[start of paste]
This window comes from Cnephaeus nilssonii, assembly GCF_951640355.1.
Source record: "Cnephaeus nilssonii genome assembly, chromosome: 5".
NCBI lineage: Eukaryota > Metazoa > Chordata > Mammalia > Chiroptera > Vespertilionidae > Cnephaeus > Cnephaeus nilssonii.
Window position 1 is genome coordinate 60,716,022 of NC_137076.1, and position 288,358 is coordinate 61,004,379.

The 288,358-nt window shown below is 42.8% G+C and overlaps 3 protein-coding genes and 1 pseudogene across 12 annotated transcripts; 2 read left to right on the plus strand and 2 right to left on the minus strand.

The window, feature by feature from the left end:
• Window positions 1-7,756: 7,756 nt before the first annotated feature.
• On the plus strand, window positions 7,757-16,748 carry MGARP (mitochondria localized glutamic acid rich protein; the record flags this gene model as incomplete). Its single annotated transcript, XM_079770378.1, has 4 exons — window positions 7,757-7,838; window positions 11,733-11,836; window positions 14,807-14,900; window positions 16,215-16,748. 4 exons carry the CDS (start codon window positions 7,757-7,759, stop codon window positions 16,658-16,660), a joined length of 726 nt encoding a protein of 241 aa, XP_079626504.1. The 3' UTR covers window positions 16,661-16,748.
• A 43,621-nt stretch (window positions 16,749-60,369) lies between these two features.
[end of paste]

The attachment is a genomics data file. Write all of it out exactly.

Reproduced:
This window comes from Cnephaeus nilssonii, assembly GCF_951640355.1.
Source record: "Cnephaeus nilssonii genome assembly, chromosome: 5".
NCBI lineage: Eukaryota > Metazoa > Chordata > Mammalia > Chiroptera > Vespertilionidae > Cnephaeus > Cnephaeus nilssonii.
Window position 1 is genome coordinate 60,716,022 of NC_137076.1, and position 288,358 is coordinate 61,004,379.

The 288,358-nt window shown below is 42.8% G+C and overlaps 3 protein-coding genes and 1 pseudogene across 12 annotated transcripts; 2 read left to right on the plus strand and 2 right to left on the minus strand.

The window, feature by feature from the left end:
• Window positions 1-7,756: 7,756 nt before the first annotated feature.
• On the plus strand, window positions 7,757-16,748 carry MGARP (mitochondria localized glutamic acid rich protein; the record flags this gene model as incomplete). Its single annotated transcript, XM_079770378.1, has 4 exons — window positions 7,757-7,838; window positions 11,733-11,836; window positions 14,807-14,900; window positions 16,215-16,748. 4 exons carry the CDS (start codon window positions 7,757-7,759, stop codon window positions 16,658-16,660), a joined length of 726 nt encoding a protein of 241 aa, XP_079626504.1. The 3' UTR covers window positions 16,661-16,748.
• A 43,621-nt stretch (window positions 16,749-60,369) lies between these two features.